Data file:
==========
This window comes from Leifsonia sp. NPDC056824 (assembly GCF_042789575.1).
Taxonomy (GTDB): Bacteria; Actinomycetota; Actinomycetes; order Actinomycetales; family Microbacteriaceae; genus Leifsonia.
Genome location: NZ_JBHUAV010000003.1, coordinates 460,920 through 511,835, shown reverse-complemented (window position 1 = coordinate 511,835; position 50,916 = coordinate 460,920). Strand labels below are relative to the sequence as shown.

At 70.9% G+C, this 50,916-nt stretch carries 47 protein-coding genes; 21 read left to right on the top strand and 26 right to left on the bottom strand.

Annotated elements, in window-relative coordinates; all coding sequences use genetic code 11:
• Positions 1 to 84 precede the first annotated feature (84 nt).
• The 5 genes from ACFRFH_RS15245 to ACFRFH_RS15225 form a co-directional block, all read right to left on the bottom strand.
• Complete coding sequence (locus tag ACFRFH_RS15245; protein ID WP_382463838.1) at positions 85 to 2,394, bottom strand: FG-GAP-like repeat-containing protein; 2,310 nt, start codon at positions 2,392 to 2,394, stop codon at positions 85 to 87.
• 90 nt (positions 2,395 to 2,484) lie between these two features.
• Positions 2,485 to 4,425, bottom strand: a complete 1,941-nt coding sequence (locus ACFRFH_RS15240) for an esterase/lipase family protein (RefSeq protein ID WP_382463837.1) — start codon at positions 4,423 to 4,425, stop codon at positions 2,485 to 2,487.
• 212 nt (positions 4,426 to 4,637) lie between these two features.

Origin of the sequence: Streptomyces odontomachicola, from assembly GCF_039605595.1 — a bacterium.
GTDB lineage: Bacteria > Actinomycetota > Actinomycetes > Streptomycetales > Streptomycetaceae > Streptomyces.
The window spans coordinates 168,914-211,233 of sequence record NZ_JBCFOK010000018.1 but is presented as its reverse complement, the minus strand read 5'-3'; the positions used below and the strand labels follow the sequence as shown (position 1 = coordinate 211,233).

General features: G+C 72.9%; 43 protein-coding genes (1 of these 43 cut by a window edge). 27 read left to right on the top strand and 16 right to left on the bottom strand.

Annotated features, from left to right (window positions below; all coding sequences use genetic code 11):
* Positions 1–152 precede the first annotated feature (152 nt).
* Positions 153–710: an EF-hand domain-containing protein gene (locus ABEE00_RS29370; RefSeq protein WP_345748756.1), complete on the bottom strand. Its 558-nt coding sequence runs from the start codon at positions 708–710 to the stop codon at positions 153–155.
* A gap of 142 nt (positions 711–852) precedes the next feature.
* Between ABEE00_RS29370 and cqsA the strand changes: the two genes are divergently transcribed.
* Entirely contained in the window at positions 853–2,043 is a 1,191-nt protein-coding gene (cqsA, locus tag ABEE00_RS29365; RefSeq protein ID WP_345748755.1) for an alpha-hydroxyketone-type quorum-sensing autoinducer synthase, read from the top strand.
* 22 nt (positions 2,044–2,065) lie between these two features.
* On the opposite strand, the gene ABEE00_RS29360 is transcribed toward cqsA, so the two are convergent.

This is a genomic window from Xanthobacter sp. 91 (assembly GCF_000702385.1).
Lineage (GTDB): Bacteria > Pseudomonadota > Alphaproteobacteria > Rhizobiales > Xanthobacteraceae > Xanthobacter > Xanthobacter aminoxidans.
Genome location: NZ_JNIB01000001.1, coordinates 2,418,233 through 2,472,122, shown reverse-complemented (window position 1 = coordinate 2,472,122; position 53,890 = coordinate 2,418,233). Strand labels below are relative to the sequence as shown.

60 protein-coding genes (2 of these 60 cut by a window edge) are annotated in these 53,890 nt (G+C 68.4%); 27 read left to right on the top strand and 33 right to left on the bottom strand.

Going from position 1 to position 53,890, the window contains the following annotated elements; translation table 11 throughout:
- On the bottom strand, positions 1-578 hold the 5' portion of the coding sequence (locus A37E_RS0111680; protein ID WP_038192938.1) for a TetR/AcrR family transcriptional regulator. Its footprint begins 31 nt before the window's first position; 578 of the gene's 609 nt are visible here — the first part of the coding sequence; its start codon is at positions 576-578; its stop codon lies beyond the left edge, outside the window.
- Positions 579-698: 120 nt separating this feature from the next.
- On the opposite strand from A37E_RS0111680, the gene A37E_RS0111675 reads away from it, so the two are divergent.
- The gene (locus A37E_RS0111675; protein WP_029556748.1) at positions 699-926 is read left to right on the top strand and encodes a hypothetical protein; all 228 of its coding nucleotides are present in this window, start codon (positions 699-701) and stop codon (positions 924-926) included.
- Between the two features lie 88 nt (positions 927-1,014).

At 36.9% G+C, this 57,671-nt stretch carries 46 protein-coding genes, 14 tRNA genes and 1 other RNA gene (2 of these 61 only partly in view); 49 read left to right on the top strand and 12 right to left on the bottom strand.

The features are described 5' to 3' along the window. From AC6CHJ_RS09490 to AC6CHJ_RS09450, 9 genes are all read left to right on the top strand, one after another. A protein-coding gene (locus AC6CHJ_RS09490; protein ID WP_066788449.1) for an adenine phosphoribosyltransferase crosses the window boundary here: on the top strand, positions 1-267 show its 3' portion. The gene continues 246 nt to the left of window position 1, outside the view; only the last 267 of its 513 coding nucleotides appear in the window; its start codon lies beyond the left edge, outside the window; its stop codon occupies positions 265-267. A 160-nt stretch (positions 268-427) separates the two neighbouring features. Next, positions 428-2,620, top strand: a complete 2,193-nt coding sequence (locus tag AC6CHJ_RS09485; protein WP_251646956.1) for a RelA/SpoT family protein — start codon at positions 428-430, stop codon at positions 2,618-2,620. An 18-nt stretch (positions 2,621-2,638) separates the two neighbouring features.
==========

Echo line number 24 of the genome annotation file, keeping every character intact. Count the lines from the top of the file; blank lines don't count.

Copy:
This is a genomic window from Xanthobacter sp. 91 (assembly GCF_000702385.1).